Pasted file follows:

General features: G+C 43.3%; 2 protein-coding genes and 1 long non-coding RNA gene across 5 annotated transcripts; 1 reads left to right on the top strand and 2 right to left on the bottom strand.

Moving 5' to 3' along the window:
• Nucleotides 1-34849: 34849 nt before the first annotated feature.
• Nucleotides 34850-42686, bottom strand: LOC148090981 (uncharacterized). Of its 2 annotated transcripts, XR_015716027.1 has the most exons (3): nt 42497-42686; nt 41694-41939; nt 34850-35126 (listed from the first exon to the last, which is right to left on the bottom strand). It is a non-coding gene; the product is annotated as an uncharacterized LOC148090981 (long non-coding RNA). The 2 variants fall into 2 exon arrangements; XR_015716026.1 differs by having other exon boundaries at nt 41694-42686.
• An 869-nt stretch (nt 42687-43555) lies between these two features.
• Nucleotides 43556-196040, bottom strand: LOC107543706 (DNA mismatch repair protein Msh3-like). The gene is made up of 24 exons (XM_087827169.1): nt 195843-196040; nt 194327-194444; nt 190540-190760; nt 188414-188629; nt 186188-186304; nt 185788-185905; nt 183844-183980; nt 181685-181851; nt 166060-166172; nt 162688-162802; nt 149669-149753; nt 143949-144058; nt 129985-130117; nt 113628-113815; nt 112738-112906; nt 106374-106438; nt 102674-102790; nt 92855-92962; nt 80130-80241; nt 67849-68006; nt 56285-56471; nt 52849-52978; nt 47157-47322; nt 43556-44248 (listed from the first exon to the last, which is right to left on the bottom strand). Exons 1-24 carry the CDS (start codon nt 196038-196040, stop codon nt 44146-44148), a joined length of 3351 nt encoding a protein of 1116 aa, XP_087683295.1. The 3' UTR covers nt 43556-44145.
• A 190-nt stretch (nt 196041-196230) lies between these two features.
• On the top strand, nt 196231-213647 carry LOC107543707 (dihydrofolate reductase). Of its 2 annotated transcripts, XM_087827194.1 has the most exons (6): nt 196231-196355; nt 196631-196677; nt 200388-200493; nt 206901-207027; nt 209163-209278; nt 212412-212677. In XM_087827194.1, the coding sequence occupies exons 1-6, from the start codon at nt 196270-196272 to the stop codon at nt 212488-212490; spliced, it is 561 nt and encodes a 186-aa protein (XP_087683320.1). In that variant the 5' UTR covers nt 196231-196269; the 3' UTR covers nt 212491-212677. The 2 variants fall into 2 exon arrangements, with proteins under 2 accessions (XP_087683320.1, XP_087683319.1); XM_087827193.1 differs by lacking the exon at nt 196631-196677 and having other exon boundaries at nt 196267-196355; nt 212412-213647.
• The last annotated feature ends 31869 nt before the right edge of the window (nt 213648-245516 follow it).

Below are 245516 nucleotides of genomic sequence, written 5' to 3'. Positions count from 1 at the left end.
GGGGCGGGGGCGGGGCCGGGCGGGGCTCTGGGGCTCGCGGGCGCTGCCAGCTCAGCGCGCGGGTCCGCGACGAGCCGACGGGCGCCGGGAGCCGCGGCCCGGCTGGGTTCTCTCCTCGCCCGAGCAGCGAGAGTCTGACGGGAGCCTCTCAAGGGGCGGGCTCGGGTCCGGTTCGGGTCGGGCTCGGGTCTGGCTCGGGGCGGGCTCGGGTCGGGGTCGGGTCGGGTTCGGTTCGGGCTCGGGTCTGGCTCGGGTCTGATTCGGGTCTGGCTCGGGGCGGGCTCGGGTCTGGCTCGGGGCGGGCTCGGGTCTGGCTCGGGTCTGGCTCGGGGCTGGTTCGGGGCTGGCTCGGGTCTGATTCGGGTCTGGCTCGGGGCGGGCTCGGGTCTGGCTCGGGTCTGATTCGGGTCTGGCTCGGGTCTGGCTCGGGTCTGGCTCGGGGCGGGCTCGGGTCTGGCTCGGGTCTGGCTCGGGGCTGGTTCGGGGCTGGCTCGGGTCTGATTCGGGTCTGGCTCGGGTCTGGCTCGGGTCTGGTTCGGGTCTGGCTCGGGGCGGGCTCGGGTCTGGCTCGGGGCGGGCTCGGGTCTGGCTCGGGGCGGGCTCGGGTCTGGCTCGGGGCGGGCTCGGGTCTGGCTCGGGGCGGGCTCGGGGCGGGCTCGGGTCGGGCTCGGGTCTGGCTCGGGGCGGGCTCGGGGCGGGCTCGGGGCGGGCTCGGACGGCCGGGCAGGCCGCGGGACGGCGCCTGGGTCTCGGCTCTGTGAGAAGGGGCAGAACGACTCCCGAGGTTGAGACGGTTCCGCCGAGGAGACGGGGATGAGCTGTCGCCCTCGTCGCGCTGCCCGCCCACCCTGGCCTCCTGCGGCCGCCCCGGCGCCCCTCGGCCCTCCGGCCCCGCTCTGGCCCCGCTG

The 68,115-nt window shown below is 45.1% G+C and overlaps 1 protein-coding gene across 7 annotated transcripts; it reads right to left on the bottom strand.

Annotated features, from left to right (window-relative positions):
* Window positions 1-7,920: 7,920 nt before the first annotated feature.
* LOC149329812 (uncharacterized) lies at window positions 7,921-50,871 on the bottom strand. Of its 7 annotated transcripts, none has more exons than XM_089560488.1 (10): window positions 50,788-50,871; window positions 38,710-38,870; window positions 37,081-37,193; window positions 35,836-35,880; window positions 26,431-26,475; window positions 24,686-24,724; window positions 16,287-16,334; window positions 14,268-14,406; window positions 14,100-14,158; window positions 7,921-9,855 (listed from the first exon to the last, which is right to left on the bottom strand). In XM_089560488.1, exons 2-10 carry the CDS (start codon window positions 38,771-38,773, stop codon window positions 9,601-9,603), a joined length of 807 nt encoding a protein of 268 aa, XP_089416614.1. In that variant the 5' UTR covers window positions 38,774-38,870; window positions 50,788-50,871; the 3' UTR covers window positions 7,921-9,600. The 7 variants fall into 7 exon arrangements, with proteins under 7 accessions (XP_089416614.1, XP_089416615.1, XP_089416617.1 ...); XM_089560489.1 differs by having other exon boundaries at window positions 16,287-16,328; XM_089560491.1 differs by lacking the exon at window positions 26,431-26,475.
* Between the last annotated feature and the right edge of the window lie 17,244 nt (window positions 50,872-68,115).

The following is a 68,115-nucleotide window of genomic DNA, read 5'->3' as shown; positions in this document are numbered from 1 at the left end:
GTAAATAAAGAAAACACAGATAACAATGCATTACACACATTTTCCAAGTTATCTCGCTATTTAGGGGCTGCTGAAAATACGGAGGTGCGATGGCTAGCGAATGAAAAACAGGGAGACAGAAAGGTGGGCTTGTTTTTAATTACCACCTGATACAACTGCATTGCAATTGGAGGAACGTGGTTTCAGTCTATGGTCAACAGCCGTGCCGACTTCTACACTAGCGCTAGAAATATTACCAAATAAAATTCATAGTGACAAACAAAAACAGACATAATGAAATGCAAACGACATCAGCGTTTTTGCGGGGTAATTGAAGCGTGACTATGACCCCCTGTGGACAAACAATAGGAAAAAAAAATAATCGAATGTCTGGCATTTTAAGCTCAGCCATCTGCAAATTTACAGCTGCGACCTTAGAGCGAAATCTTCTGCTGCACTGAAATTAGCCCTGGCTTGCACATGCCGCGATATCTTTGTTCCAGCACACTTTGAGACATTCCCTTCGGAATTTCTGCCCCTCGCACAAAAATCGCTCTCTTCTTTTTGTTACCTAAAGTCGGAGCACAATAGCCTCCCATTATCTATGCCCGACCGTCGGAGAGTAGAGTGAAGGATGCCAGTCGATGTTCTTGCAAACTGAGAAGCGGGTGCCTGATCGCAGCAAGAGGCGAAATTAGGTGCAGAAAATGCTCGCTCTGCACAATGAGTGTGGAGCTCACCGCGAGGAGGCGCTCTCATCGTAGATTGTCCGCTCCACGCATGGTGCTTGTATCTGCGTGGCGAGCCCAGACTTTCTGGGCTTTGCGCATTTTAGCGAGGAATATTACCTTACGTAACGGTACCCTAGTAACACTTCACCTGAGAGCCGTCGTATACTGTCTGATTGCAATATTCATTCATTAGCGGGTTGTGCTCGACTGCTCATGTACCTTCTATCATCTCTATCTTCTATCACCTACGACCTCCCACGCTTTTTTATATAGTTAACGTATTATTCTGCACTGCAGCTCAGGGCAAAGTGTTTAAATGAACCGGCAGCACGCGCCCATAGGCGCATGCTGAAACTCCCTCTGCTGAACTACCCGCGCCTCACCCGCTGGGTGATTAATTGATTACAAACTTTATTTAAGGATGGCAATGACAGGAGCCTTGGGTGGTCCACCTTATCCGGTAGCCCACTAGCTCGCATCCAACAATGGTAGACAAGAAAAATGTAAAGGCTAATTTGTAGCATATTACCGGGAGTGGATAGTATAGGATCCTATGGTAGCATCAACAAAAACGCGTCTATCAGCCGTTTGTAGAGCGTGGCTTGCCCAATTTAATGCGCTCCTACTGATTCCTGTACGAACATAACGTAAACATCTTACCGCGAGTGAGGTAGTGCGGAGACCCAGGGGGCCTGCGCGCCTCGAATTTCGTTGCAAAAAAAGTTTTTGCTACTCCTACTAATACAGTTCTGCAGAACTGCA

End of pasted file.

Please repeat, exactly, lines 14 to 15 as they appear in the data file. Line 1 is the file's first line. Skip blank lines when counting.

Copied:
* Window positions 1-7,920: 7,920 nt before the first annotated feature.
* LOC149329812 (uncharacterized) lies at window positions 7,921-50,871 on the bottom strand. Of its 7 annotated transcripts, none has more exons than XM_089560488.1 (10): window positions 50,788-50,871; window positions 38,710-38,870; window positions 37,081-37,193; window positions 35,836-35,880; window positions 26,431-26,475; window positions 24,686-24,724; window positions 16,287-16,334; window positions 14,268-14,406; window positions 14,100-14,158; window positions 7,921-9,855 (listed from the first exon to the last, which is right to left on the bottom strand). In XM_089560488.1, exons 2-10 carry the CDS (start codon window positions 38,771-38,773, stop codon window positions 9,601-9,603), a joined length of 807 nt encoding a protein of 268 aa, XP_089416614.1. In that variant the 5' UTR covers window positions 38,774-38,870; window positions 50,788-50,871; the 3' UTR covers window positions 7,921-9,600. The 7 variants fall into 7 exon arrangements, with proteins under 7 accessions (XP_089416614.1, XP_089416615.1, XP_089416617.1 ...); XM_089560489.1 differs by having other exon boundaries at window positions 16,287-16,328; XM_089560491.1 differs by lacking the exon at window positions 26,431-26,475.